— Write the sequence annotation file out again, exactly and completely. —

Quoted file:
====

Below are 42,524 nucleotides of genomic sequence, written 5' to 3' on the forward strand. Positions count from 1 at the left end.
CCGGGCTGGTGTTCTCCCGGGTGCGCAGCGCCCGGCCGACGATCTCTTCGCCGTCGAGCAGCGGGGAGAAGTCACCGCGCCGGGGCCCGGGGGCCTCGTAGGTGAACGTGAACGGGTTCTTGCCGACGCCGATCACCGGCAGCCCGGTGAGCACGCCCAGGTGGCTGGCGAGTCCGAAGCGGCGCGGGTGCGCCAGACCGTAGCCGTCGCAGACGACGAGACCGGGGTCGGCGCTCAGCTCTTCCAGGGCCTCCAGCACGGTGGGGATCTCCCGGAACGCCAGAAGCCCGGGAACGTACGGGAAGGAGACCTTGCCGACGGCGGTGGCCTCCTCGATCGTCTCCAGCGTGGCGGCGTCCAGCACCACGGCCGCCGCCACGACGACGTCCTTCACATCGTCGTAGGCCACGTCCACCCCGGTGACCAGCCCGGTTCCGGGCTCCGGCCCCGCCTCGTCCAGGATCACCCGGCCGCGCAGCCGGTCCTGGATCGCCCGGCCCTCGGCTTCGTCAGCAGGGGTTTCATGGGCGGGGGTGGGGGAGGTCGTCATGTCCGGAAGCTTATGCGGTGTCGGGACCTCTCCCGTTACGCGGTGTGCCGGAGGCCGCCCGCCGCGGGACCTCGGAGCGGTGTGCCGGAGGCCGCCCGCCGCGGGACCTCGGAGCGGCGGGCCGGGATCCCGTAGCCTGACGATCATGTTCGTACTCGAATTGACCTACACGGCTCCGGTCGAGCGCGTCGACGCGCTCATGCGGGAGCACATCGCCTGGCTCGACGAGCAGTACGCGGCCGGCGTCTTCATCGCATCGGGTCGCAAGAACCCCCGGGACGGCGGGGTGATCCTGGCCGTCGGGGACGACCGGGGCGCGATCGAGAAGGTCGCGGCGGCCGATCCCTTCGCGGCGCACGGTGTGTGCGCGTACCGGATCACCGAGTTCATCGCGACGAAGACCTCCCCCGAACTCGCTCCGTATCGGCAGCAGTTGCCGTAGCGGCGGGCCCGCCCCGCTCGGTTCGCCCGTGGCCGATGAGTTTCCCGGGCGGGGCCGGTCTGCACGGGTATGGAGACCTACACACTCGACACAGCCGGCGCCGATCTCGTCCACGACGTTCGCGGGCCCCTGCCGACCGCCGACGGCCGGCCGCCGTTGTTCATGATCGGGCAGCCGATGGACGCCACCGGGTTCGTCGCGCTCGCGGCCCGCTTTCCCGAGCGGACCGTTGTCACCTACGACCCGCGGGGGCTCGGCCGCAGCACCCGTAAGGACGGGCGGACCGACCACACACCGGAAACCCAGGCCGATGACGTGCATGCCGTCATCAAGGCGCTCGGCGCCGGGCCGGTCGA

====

Below are 42,524 nucleotides of genomic sequence, written 5' to 3' on the forward strand. Positions count from 1 at the left end.
CCGGGCTGGTGTTCTCCCGGGTGCGCAGCGCCCGGCCGACGATCTCTTCGCCGTCGAGCAGCGGGGAGAAGTCACCGCGCCGGGGCCCGGGGGCCTCGTAGGTGAACGTGAACGGGTTCTTGCCGACGCCGATCACCGGCAGCCCGGTGAGCACGCCCAGGTGGCTGGCGAGTCCGAAGCGGCGCGGGTGCGCCAGACCGTAGCCGTCGCAGACGACGAGACCGGGGTCGGCGCTCAGCTCTTCCAGGGCCTCCAGCACGGTGGGGATCTCCCGGAACGCCAGAAGCCCGGGAACGTACGGGAAGGAGACCTTGCCGACGGCGGTGGCCTCCTCGATCGTCTCCAGCGTGGCGGCGTCCAGCACCACGGCCGCCGCCACGACGACGTCCTTCACATCGTCGTAGGCCACGTCCACCCCGGTGACCAGCCCGGTTCCGGGCTCCGGCCCCGCCTCGTCCAGGATCACCCGGCCGCGCAGCCGGTCCTGGATCGCCCGGCCCTCGGCTTCGTCAGCAGGGGTTTCATGGGCGGGGGTGGGGGAGGTCGTCATGTCCGGAAGCTTATGCGGTGTCGGGACCTCTCCCGTTACGCGGTGTGCCGGAGGCCGCCCGCCGCGGGACCTCGGAGCGGTGTGCCGGAGGCCGCCCGCCGCGGGACCTCGGAGCGGCGGGCCGGGATCCCGTAGCCTGACGATCATGTTCGTACTCGAATTGACCTACACGGCTCCGGTCGAGCGCGTCGACGCGCTCATGCGGGAGCACATCGCCTGGCTCGACGAGCAGTACGCGGCCGGCGTCTTCATCGCATCGGGTCGCAAGAACCCCCGGGACGGCGGGGTGATCCTGGCCGTCGGGGACGACCGGGGCGCGATCGAGAAGGTCGCGGCGGCCGATCCCTTCGCGGCGCACGGTGTGTGCGCGTACCGGATCACCGAGTTCATCGCGACGAAGACCTCCCCCGAACTCGCTCCGTATCGGCAGCAGTTGCCGTAGCGGCGGGCCCGCCCCGCTCGGTTCGCCCGTGGCCGATGAGTTTCCCGGGCGGGGCCGGTCTGCACGGGTATGGAGACCTACACACTCGACACAGCCGGCGCCGATCTCGTCCACGACGTTCGCGGGCCCCTGCCGACCGCCGACGGCCGGCCGCCGTTGTTCATGATCGGGCAGCCGATGGACGCCACCGGGTTCGTCGCGCTCGCGGCCCGCTTTCCCGAGCGGACCGTTGTCACCTACGACCCGCGGGGGCTCGGCCGCAGCACCCGTAAGGACGGGCGGACCGACCACACACCGGAAACCCAGGCCGATGACGTGCATGCCGTCATCAAGGCGCTCGGCGCCGGGCCGGTCGA